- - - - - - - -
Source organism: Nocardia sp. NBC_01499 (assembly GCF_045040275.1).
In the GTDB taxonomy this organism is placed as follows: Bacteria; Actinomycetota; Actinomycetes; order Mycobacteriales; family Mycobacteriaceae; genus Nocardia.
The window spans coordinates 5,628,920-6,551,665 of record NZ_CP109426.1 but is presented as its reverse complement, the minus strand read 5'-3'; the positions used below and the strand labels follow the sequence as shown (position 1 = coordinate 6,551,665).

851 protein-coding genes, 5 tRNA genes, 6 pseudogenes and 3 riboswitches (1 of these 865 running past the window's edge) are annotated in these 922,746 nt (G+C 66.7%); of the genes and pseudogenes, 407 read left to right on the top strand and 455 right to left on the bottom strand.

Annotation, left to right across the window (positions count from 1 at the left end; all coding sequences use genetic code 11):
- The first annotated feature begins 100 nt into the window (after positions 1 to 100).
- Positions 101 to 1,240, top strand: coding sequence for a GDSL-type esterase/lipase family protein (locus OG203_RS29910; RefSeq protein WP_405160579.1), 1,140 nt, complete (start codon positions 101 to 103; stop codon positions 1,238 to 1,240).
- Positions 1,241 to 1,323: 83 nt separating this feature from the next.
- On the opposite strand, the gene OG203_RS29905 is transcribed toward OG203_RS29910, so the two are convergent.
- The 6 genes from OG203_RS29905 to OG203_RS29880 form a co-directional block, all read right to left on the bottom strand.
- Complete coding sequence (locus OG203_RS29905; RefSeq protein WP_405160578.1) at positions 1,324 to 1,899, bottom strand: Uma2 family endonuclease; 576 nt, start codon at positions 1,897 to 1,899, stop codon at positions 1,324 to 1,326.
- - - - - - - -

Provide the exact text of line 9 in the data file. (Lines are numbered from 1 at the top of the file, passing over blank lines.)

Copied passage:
- On the opposite strand, the gene OG203_RS29905 is transcribed toward OG203_RS29910, so the two are convergent.